Dokkaebi have been known to challenge travelers to wrestling matches. They are more skilled than their appearance suggests, and some legends say they can only be beaten if attacked from their right side. Dokkaebi are also said to wear magic clothing such as a hat that grants the wearer invisibility, which could make for a pleasing reward for adventures that defeat or trick them.
The Tortoise and the Birds
This African story tells of a time when food was scarce and the animals of the land were starving. A generous group of people living in the clouds invited all who could fly to join them and eat. This was great for birds and no one else, leaving a hungry tortoise to beg his feathered friends for help. They hatched a plan to each take a feather from themselves and attach it to the tortoise so that he would gain the power of flight. It worked because folktale, but the tortoise got greedy. He ate most of the food. The birds, angered by how the tortoise repaid their kindness, took back their feathers and stranded the land animal in the clouds.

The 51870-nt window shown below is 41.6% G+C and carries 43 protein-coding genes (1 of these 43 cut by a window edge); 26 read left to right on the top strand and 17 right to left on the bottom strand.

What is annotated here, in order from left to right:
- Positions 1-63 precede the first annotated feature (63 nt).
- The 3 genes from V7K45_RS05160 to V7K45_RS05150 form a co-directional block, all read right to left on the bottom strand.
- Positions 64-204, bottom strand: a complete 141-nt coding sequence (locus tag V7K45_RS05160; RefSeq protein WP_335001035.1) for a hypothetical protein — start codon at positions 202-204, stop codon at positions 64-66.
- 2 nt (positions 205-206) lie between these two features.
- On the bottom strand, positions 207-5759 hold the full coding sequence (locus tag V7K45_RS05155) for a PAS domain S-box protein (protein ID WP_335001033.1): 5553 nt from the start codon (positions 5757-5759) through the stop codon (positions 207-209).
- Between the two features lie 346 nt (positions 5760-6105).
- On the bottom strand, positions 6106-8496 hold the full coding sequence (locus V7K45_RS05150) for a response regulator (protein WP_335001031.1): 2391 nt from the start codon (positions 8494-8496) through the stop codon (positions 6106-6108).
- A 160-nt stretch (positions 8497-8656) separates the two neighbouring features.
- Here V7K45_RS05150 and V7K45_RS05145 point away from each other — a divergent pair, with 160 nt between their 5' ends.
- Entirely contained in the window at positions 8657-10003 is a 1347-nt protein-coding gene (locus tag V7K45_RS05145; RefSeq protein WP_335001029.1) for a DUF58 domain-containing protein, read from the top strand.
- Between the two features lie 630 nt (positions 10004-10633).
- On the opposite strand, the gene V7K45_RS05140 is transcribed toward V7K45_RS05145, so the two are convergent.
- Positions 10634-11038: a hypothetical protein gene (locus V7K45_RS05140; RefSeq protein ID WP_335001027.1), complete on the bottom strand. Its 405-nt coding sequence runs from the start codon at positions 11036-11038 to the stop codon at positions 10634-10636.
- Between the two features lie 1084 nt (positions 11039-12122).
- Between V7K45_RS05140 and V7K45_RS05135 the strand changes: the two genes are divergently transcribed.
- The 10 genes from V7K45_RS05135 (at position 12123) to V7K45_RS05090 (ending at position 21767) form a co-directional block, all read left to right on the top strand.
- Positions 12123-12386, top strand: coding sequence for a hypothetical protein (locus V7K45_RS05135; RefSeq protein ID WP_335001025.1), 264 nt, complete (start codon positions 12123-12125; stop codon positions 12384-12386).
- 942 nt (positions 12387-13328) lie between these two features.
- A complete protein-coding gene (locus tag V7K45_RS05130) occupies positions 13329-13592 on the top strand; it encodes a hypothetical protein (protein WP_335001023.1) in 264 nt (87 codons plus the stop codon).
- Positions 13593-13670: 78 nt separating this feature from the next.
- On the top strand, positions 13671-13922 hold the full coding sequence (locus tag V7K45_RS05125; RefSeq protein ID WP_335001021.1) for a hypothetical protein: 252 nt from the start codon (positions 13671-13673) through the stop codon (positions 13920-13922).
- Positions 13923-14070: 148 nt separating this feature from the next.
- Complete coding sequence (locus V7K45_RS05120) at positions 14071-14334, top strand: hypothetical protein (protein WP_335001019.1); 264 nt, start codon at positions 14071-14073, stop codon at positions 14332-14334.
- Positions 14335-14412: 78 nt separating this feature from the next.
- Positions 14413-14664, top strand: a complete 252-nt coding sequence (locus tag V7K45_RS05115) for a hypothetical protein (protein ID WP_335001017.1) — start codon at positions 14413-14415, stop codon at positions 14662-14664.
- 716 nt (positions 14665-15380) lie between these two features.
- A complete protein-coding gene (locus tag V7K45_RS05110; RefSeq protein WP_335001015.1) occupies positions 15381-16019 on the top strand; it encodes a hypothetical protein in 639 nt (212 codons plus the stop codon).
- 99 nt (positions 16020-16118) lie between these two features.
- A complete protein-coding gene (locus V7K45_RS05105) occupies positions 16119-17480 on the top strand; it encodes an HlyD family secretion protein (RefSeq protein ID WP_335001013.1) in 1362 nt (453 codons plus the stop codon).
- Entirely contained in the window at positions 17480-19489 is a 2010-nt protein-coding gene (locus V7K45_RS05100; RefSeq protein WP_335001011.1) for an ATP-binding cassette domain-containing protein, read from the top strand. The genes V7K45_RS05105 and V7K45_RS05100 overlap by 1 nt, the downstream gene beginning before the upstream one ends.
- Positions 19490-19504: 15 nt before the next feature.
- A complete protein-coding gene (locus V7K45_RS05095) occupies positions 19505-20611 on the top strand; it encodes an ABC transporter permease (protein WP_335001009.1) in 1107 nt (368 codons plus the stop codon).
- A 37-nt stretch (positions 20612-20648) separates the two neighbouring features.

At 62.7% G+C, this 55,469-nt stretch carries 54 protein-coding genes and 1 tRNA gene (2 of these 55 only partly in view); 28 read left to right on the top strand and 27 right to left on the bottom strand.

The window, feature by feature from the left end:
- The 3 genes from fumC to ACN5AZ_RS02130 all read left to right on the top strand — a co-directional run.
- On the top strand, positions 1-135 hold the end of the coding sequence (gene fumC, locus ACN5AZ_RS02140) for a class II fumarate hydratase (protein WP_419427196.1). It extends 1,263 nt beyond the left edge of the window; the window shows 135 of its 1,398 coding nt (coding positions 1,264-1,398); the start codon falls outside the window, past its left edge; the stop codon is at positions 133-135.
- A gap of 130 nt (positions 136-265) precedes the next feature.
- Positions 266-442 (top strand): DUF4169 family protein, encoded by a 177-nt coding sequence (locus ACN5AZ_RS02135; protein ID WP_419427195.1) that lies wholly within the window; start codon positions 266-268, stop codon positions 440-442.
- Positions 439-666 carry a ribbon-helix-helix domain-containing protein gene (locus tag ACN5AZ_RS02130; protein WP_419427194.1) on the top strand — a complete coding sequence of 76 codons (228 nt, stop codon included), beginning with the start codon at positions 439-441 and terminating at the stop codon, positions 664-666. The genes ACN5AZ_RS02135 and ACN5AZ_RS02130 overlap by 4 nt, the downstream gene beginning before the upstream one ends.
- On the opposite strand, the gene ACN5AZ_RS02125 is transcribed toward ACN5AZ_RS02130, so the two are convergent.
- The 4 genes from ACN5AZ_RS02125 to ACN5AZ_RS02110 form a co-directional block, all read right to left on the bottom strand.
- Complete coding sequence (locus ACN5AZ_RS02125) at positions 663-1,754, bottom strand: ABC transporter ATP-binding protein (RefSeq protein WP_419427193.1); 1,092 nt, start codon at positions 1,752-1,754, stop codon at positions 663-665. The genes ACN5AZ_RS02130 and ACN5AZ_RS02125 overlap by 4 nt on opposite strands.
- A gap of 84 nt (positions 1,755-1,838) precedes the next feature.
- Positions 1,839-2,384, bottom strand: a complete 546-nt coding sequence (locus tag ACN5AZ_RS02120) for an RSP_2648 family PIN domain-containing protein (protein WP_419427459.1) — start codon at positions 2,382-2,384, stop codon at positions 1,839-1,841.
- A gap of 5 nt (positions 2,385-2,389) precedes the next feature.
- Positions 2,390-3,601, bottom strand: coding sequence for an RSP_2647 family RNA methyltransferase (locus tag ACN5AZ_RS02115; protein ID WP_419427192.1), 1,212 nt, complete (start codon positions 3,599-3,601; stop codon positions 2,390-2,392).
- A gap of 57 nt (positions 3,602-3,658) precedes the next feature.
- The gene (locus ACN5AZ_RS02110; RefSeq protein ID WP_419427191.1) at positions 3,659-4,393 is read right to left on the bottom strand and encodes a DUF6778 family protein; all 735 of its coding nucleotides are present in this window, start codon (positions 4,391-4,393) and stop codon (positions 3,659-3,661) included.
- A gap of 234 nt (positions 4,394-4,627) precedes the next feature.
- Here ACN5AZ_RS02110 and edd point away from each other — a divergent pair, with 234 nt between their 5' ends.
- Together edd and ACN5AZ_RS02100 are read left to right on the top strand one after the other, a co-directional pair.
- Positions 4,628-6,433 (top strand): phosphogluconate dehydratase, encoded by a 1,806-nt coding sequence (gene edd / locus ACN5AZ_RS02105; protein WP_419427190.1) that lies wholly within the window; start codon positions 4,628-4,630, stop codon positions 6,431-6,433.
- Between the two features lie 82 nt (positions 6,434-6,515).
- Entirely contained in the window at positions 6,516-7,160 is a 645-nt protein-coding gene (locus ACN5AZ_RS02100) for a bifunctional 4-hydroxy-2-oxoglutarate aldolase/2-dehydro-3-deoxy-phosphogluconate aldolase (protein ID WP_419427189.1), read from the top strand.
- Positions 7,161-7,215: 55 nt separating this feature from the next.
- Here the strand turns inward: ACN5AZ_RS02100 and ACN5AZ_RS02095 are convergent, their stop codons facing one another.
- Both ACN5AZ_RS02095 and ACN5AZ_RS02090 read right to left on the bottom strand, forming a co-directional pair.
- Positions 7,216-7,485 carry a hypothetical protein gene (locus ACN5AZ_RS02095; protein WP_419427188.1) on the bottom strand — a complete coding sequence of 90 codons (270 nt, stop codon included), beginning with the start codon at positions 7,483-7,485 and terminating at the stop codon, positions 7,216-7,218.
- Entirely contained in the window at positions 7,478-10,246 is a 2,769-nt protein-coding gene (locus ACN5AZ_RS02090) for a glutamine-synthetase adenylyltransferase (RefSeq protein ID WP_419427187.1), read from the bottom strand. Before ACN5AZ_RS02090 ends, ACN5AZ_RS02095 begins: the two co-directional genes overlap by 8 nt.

The story ends with the tortoise jumping from the clouds and injuring his shell forever, explaining why tortoise shells are broken into sections. But perhaps your adventuring party can weave a different yarn. Does the wizard use featherfall to float the tortoise down safely? Does the barbarian throw him to the clouds to skip the whole bird thing altogether? And what does the tortoise reward them with? Does he betray their goodwill as well? In the Feywild, all of these folktales are yours to tell as you (and the dice) see fit.